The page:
if you could spare me a few hours of research and tell me how exactly to make those leftovers go away i would be nothing but thankful.
Posted on 2002-04-29 09:31:44 by flipmode
i think these "leftovers" are trapped because
you forget to clear interrupt access... try to set
a "CLI" instruction *before* the "in" command
so that there's no int trapping anymore... you
can enable interupts with "STI" again when
you need them... thats just a guess because
it's years ago since i wrote my last dos prog...
Posted on 2002-04-29 09:55:15 by mob
the cli and sti actually do disable and enable interrupt, i think, but the leftovers are still there when i get back to the asm window.
any other suggestions ?

Posted on 2002-04-29 11:39:54 by flipmode
thats very strange... maybe you can try to delete the
keyboard buffer after you're finished... it was like:
huh? pascalref says [0000H:04c1H] = [0000H:041AH]
and some asm ref says 40:1a = 40:1c mhh?? so just
try out both, start with the suggestion for asm lang ;)

push 040H
pop es
mov di, 01AH
mov ax, es:[ di ]
mov es:[ di + 2 ], ax

...and everything should be ok.
i found another way, try also mov ax,0c00H; int 21H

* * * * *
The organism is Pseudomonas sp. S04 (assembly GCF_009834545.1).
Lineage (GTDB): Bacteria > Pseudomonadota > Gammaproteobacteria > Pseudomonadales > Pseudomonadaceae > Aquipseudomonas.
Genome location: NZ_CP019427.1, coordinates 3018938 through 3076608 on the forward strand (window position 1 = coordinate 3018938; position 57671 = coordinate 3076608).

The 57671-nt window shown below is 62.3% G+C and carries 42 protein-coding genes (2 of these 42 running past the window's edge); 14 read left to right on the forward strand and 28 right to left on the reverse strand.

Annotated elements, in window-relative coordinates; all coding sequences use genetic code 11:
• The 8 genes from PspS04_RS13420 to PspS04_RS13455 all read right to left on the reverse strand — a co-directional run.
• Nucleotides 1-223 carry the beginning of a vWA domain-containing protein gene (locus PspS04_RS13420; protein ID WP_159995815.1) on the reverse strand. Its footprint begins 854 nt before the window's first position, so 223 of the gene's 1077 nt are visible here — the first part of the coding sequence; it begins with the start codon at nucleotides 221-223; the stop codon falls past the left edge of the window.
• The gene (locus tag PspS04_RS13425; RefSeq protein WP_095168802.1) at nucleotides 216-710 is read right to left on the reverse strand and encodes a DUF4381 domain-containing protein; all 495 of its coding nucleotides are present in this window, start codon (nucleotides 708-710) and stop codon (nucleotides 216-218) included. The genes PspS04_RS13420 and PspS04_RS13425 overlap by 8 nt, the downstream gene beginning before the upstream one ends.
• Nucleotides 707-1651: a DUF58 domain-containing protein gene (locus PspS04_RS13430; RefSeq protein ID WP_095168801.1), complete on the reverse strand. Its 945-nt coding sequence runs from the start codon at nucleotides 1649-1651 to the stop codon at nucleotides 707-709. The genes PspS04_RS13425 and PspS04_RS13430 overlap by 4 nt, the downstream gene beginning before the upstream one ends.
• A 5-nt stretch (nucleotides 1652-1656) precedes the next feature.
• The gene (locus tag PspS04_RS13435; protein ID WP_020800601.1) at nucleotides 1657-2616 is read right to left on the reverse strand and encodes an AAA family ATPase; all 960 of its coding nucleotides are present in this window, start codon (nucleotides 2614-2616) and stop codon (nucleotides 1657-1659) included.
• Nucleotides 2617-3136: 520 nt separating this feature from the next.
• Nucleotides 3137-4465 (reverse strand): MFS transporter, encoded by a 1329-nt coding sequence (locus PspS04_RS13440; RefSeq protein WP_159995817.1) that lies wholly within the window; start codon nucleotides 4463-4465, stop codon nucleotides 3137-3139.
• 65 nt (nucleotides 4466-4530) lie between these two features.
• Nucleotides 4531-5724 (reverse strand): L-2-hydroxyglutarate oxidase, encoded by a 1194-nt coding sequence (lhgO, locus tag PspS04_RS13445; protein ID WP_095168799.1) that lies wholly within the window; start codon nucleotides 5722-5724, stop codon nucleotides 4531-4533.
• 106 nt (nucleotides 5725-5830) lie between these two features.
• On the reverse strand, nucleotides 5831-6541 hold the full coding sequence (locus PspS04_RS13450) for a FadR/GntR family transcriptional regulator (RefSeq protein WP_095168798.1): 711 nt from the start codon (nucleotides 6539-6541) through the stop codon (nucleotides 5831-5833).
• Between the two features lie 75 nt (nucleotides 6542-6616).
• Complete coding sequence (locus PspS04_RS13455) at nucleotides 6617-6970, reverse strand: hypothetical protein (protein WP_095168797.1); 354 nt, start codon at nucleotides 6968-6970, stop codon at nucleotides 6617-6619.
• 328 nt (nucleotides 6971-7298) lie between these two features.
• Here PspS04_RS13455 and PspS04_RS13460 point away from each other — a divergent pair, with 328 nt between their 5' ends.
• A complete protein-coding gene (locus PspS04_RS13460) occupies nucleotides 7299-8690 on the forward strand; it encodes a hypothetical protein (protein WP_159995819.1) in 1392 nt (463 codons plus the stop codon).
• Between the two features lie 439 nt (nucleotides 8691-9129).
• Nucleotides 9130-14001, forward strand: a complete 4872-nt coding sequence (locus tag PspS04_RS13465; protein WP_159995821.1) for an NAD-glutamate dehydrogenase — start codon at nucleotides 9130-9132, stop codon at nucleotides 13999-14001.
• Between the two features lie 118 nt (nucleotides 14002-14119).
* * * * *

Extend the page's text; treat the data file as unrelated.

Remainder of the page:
(but don't forget to enable your interrupts then... :) )
Posted on 2002-04-29 11:59:59 by mob
Okay, I FINALLY figured out why my spider-sense kept telling me it was dangerous, it has to do with the fact that on SLOW systems, you might be taking a lot of time in the processing of the input, such that some of the keyboard input gets lost. So on SLOW systems, it might be possible that the user types three keys very fast, so that your program is still responding to the first key, the second gets in, then the third, the next time it reaches 'in 60h' it only sees the third key, and not the second which is lost FOREVER. If you used IRQ's, however, while processing the first key, you get informed of the second and third keys (which you would then put in a buffer), then continue processing, then you look in the buffer and see the second and third keys still there. Of course that is a SLOW system, something like 16 MHz or less using an ISA video card running at 8MHz or less. Not likely those systems are still being used now, ne?